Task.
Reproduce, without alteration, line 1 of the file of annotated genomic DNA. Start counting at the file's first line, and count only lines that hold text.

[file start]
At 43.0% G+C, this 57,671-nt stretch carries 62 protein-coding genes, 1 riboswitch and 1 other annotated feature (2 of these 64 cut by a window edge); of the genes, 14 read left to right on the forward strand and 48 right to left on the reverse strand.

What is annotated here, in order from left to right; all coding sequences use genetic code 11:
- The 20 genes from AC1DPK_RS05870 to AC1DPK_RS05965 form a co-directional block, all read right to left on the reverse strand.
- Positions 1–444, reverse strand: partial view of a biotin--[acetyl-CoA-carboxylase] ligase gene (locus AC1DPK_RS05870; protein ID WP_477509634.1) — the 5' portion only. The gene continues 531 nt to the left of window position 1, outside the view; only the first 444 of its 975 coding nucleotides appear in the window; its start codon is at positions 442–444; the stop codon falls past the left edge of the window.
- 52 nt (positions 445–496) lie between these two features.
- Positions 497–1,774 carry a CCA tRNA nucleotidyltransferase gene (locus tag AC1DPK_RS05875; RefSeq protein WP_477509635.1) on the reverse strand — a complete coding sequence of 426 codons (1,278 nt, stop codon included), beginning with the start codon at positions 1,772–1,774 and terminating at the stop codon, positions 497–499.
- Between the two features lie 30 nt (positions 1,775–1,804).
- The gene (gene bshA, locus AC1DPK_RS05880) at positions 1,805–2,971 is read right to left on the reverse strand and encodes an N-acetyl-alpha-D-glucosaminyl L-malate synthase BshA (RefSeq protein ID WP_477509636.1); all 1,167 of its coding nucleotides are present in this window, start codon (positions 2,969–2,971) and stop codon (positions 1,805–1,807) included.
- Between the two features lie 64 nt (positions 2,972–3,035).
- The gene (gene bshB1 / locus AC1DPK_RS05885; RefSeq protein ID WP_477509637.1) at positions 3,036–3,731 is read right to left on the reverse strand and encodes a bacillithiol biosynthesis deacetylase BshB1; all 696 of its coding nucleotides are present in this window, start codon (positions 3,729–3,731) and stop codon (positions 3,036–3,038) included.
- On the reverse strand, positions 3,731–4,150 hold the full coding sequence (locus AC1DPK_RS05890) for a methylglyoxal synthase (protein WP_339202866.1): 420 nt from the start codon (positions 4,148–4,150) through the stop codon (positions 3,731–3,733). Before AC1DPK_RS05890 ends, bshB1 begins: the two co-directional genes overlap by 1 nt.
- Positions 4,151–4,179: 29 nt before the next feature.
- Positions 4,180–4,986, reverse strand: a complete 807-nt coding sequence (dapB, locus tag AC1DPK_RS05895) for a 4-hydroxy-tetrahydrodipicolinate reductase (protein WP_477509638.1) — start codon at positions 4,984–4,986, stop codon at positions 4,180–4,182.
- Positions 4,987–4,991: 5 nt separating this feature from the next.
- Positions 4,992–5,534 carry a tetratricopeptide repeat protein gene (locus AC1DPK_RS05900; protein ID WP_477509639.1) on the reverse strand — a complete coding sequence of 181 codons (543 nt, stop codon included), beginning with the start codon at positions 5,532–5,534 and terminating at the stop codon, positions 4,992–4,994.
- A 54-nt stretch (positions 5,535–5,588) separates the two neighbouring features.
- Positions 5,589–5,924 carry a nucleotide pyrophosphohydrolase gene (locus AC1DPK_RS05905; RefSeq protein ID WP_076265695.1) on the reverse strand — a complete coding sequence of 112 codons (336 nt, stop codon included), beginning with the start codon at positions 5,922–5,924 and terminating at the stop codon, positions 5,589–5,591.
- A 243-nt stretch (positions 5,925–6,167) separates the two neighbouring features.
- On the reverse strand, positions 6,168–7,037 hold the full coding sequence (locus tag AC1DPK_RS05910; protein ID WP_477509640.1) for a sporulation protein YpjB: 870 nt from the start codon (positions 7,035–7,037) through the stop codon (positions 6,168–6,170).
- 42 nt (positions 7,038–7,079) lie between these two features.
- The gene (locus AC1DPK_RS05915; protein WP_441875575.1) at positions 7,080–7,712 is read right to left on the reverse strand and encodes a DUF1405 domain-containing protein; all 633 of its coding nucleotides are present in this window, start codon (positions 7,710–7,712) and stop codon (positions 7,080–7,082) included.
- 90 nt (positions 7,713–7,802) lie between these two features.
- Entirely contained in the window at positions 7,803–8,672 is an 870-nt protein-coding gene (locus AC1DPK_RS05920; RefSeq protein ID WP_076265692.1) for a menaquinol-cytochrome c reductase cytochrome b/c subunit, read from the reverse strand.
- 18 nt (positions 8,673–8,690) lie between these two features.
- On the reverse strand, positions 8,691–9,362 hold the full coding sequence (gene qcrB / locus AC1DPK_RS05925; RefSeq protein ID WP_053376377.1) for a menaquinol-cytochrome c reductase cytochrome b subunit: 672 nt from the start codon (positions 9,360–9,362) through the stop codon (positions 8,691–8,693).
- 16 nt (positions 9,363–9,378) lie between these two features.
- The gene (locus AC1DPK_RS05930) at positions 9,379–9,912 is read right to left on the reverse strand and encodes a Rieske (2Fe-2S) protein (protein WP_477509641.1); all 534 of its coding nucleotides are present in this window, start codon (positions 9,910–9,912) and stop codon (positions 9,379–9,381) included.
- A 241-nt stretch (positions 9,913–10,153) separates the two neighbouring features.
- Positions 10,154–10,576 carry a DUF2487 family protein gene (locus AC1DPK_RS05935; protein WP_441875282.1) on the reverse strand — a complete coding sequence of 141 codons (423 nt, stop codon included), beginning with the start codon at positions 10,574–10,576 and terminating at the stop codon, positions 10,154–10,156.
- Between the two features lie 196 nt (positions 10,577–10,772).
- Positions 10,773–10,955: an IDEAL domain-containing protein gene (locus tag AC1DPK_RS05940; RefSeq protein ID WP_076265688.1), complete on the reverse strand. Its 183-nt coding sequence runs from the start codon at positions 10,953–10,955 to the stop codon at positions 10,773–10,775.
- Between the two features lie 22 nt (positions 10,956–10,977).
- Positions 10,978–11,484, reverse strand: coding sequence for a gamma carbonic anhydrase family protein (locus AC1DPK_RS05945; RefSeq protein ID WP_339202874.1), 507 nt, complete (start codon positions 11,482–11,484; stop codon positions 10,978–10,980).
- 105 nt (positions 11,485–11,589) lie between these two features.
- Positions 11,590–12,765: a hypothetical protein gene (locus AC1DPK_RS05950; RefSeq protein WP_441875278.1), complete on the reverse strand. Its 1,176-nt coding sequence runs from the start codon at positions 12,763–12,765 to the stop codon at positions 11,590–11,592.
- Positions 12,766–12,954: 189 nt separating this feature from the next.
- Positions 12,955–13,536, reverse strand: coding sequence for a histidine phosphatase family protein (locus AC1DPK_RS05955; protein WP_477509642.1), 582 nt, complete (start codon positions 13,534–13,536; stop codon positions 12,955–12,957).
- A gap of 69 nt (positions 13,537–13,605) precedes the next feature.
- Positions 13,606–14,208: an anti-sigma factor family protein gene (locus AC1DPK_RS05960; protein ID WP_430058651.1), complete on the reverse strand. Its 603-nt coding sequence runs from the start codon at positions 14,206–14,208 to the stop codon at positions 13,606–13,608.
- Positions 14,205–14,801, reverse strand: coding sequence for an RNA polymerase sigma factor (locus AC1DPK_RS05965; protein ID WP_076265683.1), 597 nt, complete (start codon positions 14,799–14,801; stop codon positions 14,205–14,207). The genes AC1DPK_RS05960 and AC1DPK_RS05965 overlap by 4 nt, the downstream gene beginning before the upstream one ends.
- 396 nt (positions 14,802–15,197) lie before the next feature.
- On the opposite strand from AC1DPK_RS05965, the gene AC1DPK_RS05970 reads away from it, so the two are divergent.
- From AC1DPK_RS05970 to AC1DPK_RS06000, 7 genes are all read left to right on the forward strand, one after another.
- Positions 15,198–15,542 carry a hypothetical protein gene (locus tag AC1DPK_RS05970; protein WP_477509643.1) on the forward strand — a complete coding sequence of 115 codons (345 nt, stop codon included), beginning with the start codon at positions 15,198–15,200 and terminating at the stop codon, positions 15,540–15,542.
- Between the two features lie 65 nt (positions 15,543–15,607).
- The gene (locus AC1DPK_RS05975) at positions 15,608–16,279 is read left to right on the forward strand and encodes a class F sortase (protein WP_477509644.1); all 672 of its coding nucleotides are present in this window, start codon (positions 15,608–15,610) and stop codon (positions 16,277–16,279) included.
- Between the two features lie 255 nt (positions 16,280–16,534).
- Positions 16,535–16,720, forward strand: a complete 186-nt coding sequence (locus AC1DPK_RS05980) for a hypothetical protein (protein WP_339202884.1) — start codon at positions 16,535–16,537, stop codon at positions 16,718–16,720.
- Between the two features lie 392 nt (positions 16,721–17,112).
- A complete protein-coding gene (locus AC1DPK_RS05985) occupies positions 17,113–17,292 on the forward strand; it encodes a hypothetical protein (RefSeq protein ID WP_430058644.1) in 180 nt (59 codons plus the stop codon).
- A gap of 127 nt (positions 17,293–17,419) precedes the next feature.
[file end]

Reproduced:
At 43.0% G+C, this 57,671-nt stretch carries 62 protein-coding genes, 1 riboswitch and 1 other annotated feature (2 of these 64 cut by a window edge); of the genes, 14 read left to right on the forward strand and 48 right to left on the reverse strand.